Western Idaho Nutrient Management Planner Trainings

The two Idaho nutrient management workshops we in held in Caldwell (n = 16) and Twin Falls (n = 14). These trainings were designed to assist NRCS planners in completing nutrient management plans. At both trainings there was a higher level of knowledge about the general process of how a fertilizer guide is developed (+2.5 points in Caldwell and +2.8 in Twin Falls). In Caldwell there was a 2.4-point gain for knowledge on the differences between compost and manure as sources of plant available nitrogen.

Year 2 At-event Evaluation
Methods

A retrospective pretest was used for the at-event evaluation at the nine workshops in Year 2 (Table 2). As in Year 1, all surveys had five knowledge questions that were specific to the objectives of that training. Four of the events had a revised format that was specific to that training and the NRCS or producer audience (See Year 2 Sample Survey). In the revised format questions were asked to determine if participants’ learning objectives had been met, what parts of the workshop were valuable and what the participants intended to do as a result of attending the workshop. The purpose of these questions was to better understand the impact of the training in the participants’ ability to do their nutrient management related work.

Summary and Conclusions from At-Event Workshop Evaluation – Year 2

Managing Nitrate for Profit and Stewardship Workshops
In early 2002 the project produced a workshop on the topic of fall soil nitrate testing for agricultural professionals (n = 63). Data from the follow-up evaluation showed that some participants at this event felt it was important to train producers on the latest information regarding post-harvest soil nitrate testing. In 2003, Joe Harrison and Dan Sullivan lead the effort to produce three workshops in western Washington that were aimed at producers where the new Post-harvest soil nitrate testing for manured cropping systems west of the Cascades publication will likely be used. For the three workshops, 38 of the 63 participants were producers and the remaining 25 were consultants and NRCS/SWCD personnel (Tables 3-5). The agricultural professionals in attendance (n = 18) provided technical supported an average of 4,000 acres per person.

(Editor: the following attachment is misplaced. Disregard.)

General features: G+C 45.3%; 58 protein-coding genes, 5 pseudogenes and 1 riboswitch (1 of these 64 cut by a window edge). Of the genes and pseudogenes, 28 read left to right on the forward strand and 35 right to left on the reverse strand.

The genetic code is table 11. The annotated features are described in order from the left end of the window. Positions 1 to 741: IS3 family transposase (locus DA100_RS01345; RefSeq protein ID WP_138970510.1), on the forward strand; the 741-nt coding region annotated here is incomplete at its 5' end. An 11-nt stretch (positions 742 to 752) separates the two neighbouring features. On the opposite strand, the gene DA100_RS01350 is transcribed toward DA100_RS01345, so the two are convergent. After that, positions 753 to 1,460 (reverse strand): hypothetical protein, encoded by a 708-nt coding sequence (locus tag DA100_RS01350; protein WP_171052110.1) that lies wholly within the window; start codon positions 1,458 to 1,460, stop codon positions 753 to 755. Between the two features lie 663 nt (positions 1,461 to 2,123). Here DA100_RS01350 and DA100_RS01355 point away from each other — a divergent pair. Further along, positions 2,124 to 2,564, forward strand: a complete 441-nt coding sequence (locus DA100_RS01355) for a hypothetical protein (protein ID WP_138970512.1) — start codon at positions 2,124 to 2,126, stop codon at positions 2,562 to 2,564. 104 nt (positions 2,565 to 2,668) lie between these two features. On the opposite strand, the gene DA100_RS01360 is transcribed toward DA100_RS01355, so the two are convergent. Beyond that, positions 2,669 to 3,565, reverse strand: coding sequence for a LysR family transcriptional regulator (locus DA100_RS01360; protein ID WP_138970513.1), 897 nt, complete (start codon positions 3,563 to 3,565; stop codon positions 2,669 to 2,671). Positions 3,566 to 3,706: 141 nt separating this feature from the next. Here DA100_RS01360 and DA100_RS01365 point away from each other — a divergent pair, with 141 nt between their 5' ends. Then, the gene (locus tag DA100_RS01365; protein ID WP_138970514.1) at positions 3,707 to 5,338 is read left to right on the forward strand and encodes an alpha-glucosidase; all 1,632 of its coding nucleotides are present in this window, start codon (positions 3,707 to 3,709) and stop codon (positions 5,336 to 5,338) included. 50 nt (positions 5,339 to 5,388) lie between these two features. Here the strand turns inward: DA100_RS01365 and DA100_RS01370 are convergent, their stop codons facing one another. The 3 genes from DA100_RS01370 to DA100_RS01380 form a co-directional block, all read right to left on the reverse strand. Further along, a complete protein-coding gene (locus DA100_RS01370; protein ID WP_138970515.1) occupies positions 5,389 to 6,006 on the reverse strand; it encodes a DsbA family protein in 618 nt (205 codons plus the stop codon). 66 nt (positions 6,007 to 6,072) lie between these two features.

The evaluation results are averaged across the three workshops. The most common educational objective that participants had for attending was to learn how to better manage nutrients. Seventy-seven percent of the participants responded that their educational objective had been met. The largest gain in knowledge was related to the timing of sampling for post-harvest soil nitrate testing, with a 2.1-point increase on a 10-point scale. The second largest increase was increased understanding of the nitrogen cycle, with an average increase of 1.9 points.